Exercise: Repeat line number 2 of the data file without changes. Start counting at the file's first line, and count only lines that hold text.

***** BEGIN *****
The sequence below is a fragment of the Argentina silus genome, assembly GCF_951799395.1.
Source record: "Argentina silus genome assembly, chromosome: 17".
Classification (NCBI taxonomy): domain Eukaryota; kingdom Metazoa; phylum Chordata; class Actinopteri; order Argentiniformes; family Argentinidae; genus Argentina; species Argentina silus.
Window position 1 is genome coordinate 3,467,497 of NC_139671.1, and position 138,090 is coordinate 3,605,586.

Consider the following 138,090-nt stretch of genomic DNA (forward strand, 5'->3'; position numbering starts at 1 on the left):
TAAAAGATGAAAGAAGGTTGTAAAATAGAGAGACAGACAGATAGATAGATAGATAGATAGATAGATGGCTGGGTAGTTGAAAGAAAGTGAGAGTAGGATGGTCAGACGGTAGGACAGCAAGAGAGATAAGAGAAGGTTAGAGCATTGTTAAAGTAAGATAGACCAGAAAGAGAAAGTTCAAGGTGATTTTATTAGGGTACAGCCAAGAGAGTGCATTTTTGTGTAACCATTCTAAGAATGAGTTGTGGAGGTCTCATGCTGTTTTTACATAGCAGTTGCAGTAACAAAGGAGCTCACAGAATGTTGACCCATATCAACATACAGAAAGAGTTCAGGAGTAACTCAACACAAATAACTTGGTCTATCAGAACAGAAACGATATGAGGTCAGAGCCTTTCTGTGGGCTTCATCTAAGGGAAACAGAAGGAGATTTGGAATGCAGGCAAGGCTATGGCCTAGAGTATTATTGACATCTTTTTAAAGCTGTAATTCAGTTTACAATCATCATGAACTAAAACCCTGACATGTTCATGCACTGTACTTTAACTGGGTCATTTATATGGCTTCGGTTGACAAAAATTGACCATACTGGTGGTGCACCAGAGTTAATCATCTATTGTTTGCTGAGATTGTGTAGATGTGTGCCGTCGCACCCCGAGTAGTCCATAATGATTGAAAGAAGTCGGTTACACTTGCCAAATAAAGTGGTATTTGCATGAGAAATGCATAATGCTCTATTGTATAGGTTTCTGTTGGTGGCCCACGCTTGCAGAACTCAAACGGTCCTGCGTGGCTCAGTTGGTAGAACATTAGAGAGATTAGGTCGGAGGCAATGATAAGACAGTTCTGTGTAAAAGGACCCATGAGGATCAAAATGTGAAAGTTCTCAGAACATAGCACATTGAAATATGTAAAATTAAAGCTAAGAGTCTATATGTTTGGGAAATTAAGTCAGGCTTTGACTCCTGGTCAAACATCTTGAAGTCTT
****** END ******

Source record: "Argentina silus genome assembly, chromosome: 17".